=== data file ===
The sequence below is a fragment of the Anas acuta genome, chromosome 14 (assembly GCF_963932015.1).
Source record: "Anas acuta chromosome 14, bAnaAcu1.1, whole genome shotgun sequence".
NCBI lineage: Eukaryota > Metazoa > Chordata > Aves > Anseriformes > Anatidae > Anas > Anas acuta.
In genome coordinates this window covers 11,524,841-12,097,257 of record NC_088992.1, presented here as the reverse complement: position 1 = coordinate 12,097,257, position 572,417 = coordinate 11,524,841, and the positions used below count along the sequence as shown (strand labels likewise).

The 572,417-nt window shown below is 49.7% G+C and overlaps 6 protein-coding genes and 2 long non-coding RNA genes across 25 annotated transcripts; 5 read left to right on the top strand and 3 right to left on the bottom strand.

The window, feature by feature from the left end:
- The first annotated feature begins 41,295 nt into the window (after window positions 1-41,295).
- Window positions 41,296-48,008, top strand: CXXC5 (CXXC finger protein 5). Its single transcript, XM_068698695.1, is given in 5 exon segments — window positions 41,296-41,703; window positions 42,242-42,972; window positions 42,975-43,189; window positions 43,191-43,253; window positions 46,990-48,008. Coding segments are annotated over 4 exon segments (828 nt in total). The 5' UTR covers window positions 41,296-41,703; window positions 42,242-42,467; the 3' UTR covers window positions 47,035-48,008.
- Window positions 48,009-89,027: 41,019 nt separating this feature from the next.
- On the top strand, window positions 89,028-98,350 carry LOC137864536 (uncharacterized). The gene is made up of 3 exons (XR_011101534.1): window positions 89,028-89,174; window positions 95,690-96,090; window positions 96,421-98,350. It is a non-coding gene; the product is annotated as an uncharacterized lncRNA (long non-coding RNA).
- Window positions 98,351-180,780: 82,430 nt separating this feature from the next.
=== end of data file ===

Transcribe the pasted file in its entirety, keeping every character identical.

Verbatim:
The sequence below is a fragment of the Anas acuta genome, chromosome 14 (assembly GCF_963932015.1).
Source record: "Anas acuta chromosome 14, bAnaAcu1.1, whole genome shotgun sequence".
NCBI lineage: Eukaryota > Metazoa > Chordata > Aves > Anseriformes > Anatidae > Anas > Anas acuta.
In genome coordinates this window covers 11,524,841-12,097,257 of record NC_088992.1, presented here as the reverse complement: position 1 = coordinate 12,097,257, position 572,417 = coordinate 11,524,841, and the positions used below count along the sequence as shown (strand labels likewise).

The 572,417-nt window shown below is 49.7% G+C and overlaps 6 protein-coding genes and 2 long non-coding RNA genes across 25 annotated transcripts; 5 read left to right on the top strand and 3 right to left on the bottom strand.

The window, feature by feature from the left end:
- The first annotated feature begins 41,295 nt into the window (after window positions 1-41,295).
- Window positions 41,296-48,008, top strand: CXXC5 (CXXC finger protein 5). Its single transcript, XM_068698695.1, is given in 5 exon segments — window positions 41,296-41,703; window positions 42,242-42,972; window positions 42,975-43,189; window positions 43,191-43,253; window positions 46,990-48,008. Coding segments are annotated over 4 exon segments (828 nt in total). The 5' UTR covers window positions 41,296-41,703; window positions 42,242-42,467; the 3' UTR covers window positions 47,035-48,008.
- Window positions 48,009-89,027: 41,019 nt separating this feature from the next.
- On the top strand, window positions 89,028-98,350 carry LOC137864536 (uncharacterized). The gene is made up of 3 exons (XR_011101534.1): window positions 89,028-89,174; window positions 95,690-96,090; window positions 96,421-98,350. It is a non-coding gene; the product is annotated as an uncharacterized lncRNA (long non-coding RNA).
- Window positions 98,351-180,780: 82,430 nt separating this feature from the next.